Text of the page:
Run Down Park Transformed Into Heavy D. And The Boyz Playground

(AllHipHop News) Hip-Hop legend Heavy D was posthumously honored earlier this week, in his hometown of “Money Earnin’” Mount Vernon, New York.

An old run down park was transformed into a lush, green oasis for children and has been renamed Heavy D and The Boyz Playground.

The park was selected due to it’s connection to Heavy and Hip-Hop history and because it is where he filled his first video for “Money Earnin’ Mount Vernon.”

Prior to becoming Heavy D’s playground, the park was vacant.

Debris and other material was cleared, and a sprawling mural of Heavy D and The Boyz went up in just four weeks.

The mural features Heavy D’s last quote before he died: “Be Inspired.”

“This is the park we grew up in, I mean toddlers straight through our twenties, this is the park where it happened,” Heavy’s brother Floyd Myers told CNN.

Money for the park’s rehab was provided by a nonprofit agency called Kaboom, as well as grants from the New York Knicks.

Heavy D, born Dwight Arrington Myers, died suddenly on November 8.

The rapper had a blood clot in his lung and heart disease, which resulted in a pulmonary embolism.

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Heavy was extremely pivotal in helping introduce Hip-Hop to a mainstream audience.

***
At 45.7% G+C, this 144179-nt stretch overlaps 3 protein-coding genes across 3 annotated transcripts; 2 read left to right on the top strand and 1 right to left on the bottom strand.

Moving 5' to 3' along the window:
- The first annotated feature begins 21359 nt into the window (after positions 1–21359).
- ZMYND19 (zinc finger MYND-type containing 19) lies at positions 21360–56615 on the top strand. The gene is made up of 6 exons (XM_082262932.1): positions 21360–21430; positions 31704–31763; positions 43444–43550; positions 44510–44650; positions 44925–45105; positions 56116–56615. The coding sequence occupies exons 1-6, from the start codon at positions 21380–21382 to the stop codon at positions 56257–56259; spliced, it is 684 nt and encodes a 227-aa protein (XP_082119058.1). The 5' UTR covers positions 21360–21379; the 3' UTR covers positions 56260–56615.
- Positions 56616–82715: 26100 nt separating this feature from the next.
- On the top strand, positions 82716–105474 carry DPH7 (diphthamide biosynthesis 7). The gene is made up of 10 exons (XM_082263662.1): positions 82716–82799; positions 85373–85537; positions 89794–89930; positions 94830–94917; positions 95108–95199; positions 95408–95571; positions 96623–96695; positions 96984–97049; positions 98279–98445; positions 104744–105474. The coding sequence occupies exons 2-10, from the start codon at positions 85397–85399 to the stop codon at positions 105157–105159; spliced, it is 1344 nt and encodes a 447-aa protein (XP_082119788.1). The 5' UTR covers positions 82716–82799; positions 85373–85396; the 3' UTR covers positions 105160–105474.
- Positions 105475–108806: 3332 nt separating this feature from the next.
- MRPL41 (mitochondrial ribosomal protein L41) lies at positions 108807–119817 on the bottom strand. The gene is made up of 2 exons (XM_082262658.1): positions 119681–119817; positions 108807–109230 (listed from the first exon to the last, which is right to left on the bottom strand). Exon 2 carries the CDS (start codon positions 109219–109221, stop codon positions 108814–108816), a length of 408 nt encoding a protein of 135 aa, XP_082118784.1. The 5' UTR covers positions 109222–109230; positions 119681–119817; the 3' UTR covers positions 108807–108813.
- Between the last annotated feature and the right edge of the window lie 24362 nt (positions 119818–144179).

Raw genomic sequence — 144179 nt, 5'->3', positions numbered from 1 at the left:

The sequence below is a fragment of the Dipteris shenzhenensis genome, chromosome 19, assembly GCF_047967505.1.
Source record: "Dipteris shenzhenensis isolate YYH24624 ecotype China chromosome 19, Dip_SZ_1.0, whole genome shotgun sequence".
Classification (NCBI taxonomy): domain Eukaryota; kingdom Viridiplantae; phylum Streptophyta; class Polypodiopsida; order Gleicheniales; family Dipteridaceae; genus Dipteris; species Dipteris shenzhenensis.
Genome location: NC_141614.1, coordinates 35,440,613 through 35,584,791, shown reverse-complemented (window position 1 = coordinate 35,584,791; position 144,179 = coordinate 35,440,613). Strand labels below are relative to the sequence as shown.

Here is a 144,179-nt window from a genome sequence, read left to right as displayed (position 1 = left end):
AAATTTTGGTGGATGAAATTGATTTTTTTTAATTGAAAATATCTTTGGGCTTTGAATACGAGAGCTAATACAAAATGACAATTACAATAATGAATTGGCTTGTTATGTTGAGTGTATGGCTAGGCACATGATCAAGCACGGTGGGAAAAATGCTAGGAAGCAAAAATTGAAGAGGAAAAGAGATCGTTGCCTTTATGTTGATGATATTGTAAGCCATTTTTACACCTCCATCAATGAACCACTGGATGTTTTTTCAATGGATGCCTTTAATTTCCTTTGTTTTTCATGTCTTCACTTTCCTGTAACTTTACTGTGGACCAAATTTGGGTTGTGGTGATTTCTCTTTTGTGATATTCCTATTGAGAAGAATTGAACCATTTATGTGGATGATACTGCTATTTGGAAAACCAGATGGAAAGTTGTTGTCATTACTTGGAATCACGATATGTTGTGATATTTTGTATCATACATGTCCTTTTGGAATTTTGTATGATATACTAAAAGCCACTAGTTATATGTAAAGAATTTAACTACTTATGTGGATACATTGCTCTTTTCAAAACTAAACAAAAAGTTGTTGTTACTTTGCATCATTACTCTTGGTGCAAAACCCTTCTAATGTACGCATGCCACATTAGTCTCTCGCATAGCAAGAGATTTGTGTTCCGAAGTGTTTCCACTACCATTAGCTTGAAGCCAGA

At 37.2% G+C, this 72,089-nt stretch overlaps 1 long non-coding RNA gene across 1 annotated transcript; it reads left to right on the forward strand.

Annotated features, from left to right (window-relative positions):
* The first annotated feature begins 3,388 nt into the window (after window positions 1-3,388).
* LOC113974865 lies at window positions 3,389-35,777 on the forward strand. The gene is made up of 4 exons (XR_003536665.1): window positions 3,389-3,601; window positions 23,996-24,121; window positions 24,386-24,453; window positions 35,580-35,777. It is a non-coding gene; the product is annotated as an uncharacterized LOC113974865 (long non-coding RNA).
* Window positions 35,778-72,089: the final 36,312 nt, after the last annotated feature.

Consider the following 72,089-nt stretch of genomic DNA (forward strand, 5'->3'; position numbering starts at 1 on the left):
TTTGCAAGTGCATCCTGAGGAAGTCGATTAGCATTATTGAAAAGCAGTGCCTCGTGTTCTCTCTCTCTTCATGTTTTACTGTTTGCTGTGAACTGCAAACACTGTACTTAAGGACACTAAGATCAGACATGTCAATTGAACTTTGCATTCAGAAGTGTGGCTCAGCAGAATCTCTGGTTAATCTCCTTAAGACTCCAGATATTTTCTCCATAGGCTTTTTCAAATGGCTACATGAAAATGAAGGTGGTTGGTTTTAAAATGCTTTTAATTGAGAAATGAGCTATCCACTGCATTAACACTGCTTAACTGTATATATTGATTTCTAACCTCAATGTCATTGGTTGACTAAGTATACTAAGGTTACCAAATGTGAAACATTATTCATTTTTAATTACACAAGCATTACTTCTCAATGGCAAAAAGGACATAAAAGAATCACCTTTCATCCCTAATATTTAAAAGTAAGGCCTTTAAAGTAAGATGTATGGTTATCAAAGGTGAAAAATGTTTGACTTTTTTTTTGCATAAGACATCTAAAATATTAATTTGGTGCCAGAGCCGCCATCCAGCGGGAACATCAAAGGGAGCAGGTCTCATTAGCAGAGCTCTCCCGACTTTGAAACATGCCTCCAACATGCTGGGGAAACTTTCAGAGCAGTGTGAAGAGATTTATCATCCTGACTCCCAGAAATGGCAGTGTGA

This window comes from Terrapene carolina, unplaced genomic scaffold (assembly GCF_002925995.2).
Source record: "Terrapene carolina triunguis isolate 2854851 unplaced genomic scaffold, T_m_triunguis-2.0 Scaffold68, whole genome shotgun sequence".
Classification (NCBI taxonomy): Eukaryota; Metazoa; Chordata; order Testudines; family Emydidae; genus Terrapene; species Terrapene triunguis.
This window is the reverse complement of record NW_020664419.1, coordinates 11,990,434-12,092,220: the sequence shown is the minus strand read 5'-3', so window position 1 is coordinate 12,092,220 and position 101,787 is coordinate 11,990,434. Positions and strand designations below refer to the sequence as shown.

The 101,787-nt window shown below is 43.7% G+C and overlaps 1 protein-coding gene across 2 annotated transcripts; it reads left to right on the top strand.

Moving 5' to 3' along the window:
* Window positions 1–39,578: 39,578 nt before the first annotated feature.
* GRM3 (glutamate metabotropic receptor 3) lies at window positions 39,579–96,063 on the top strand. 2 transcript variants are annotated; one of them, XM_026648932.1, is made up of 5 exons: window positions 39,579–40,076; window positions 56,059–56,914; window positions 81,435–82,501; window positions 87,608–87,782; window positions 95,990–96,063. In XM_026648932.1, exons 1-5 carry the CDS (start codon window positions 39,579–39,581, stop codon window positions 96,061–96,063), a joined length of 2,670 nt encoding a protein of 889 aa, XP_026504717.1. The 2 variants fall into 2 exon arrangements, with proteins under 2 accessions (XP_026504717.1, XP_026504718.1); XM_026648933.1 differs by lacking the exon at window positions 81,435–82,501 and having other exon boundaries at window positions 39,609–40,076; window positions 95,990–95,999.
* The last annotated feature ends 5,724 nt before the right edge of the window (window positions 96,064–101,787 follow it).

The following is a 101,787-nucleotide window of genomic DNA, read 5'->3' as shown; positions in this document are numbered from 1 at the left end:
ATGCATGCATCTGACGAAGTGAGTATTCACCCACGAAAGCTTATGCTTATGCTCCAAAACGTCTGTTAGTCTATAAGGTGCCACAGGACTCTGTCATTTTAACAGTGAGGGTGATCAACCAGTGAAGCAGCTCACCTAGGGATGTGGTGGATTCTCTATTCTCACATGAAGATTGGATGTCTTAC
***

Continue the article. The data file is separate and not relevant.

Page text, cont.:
He launched his career in 1987 as the leader of Heavy D. and The Boyz, which featured members DJ Eddie F, G-Wiz and the late Troy “Trouble T-Roy” Dixon.

Heavy D and The Boyz were the first artists on Uptown Records, which was headed up by Andre Harrell. The group powered the label’s early success with songs like “Mr. Big Stuff,” and “The Overweight Lover’s in the House.”

By 1991, Heavy D. crossed over to the mainstream by recording the theme music for “In Living Color,” in addition to landing hit songs on the Pop charts.

Heavy was also instrumental in helping a young executive named Sean “Puffy” Combs, secure an internship at Uptown Records.

Combs’ internship ultimately led to the creation of Bad Boy Entertainment, where Hev was also an artist, signed to a unique deal that granted him 100% of the profits of his recordings under the deal.